Too much history, not enough celebration.
That’s the reason the Armstrong Curling Club was denied a grant from the federal government’s Canadian Heritage Canada 150 program to help with a homecoming weekend the club has planned in 2017.
“The reason our application was denied is because our event was too focused on history and not enough on celebratory,” said Terri Nicholson, curling club president, in a presentation to Spallumcheen council.
“We are disappointed, but would still like to be able to put on our homecoming celebration at the end of May 2017.”
The event, which happens during Canada’s 150th birthday celebrations, is slated to span three days. It will showcase the history of curling in the Armstrong area, salute old curlers and culminates with a banquet on the Saturday night.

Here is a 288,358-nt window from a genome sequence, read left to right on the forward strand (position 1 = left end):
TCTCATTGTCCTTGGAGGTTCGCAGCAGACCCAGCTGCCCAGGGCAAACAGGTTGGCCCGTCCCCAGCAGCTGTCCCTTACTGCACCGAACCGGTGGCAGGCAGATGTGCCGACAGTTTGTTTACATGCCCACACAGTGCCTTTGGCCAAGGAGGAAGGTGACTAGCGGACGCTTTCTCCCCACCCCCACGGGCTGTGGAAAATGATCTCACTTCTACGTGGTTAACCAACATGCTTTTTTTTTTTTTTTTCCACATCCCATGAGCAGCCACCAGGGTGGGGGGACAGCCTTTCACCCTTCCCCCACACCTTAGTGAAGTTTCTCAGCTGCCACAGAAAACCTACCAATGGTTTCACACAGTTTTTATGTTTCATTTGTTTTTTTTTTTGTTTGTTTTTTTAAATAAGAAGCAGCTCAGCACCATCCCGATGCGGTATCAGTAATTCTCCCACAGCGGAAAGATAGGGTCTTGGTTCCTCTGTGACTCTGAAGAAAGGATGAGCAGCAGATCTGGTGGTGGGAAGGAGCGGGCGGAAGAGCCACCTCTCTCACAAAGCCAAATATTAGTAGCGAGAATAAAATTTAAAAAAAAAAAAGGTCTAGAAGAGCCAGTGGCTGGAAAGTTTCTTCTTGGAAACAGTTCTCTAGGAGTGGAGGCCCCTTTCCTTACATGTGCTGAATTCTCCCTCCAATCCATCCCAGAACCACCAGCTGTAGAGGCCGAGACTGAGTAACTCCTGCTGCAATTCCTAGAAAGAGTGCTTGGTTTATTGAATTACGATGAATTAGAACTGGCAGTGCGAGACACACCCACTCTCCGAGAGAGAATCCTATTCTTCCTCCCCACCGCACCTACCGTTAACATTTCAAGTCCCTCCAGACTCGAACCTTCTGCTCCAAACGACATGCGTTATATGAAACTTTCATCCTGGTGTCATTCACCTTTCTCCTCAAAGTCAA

“A lot of volunteer effort has already gone into updating our club in preparation for the event,” said Nicholson. “We have more volunteers coming forward all the time to help.”
Nicholson said the organizing committee is likely looking at being about $5,000 short in its budget plans.
The club has asked the township for $2,500 and will ask the same from the City of Armstrong.
The township asked the club to apply for a 2017 grant-in-aid.
Spallumcheen is not interested in participating in a proposal on strategic management decisions regarding local forests.
Dr. Bill Bourgeois, president of New Direction Resource Management, made the presentation on the proposal to the Regional District of North Okanagan directors in July.
He said estimated costs for RDNO to participate in the pilot project would be $10,000, split among the communities.
The objective of the plan is to prepare communities for providing meaningful advice on strategic management decisions regarding local forests.
Coun. Christine Fraser believes Spallumcheen has that.
“Our trails society is very well aware of the sensitivities of the area,” said Fraser. “This would be a waste of money.”
Council voted unanimously to express no interest in taking part in the pilot project.